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Class-action suit accuses Apple of "misleading" Siri advertising

Television campaign is "fiction" designed to mislead consumers about Siri's capabilities

A new class-action lawsuit has accused Apple of "misleading and deceptive" messaging around the iPhone 4S's Siri search function, The Washington Post reports.

The suit was filed by Mr. Frank M. Fazio and "all other similarly situated consumers" on the grounds that Apple's "extensive and comprehensive" advertising campaign misrepresented Siri's capabilities, despite it being positioned as the product's major selling-point.

"[Apple's] advertisements regarding the Siri feature are fundamentally and designedly false and misleading," the complaint reads. "The iPhone 4S's Siri feature does not perform as advertised, rendering the iPhone 4S merely a more expensive iPhone 4."

The complaint notes several activities depicted in television adverts as being misleading, including finding restaurants, petrol stations and guitar chords. The way these events are represented in advertising is described as, "fiction."

The complaint also includes an excerpt from a press release in which Apple suggests that Siri could promptly answer questions like, "Will I need an umbrella this weekend?" and "What's the traffic like round here?" Other problems mentioned include long wait times for responses and Siri's high demands on data.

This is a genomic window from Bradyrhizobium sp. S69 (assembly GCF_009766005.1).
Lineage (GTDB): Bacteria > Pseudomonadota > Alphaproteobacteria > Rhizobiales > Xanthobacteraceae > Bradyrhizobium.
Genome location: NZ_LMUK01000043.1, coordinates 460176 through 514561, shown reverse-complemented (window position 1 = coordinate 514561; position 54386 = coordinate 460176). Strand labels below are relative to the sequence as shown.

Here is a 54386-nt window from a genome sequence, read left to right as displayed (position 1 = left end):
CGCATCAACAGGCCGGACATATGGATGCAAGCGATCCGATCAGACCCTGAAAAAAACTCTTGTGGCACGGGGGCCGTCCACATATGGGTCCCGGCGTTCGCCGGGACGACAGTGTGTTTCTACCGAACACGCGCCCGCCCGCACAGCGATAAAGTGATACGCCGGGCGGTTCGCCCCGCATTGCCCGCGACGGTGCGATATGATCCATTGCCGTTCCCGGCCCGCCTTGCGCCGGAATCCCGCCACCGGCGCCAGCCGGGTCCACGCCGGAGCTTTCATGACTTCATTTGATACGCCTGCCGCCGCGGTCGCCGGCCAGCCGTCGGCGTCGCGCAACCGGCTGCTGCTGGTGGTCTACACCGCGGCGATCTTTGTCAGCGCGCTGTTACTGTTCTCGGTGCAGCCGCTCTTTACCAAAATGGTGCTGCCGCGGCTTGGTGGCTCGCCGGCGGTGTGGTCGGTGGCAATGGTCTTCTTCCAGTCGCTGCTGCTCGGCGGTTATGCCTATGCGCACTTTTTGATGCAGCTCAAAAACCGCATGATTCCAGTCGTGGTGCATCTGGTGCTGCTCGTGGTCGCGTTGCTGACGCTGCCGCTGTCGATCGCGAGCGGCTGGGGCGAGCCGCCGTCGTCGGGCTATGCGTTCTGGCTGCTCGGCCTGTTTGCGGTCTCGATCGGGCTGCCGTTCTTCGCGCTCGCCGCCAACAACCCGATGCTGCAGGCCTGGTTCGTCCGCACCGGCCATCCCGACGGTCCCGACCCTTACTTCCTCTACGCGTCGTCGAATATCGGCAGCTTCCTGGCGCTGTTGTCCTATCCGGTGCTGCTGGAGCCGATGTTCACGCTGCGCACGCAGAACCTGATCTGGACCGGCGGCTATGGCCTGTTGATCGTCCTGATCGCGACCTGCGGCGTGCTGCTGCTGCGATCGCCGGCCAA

Apple's advertising does feature the disclaimer, "sequences shortened," and there is a longer disclaimer on its website that states, "Siri is available in Beta only on iPhone 4S and requires internet access. Siri may not be available in all languages or in all areas, and features may vary by area."

However, the complaint takes the position that the information offered is not sufficient for consumers to make an educated decision.

The launch of the iPhone 4S spurred Apple on to record sales in the quarter ended December 31, 2011. During that period, the company sold around 37 million iPhones, of which around 33 million were from the 4S range.

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Matthew Handrahan

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Matthew Handrahan joined GamesIndustry in 2011, bringing long-form feature-writing experience to the team as well as a deep understanding of the video game development business. He previously spent more than five years at award-winning magazine gamesTM.

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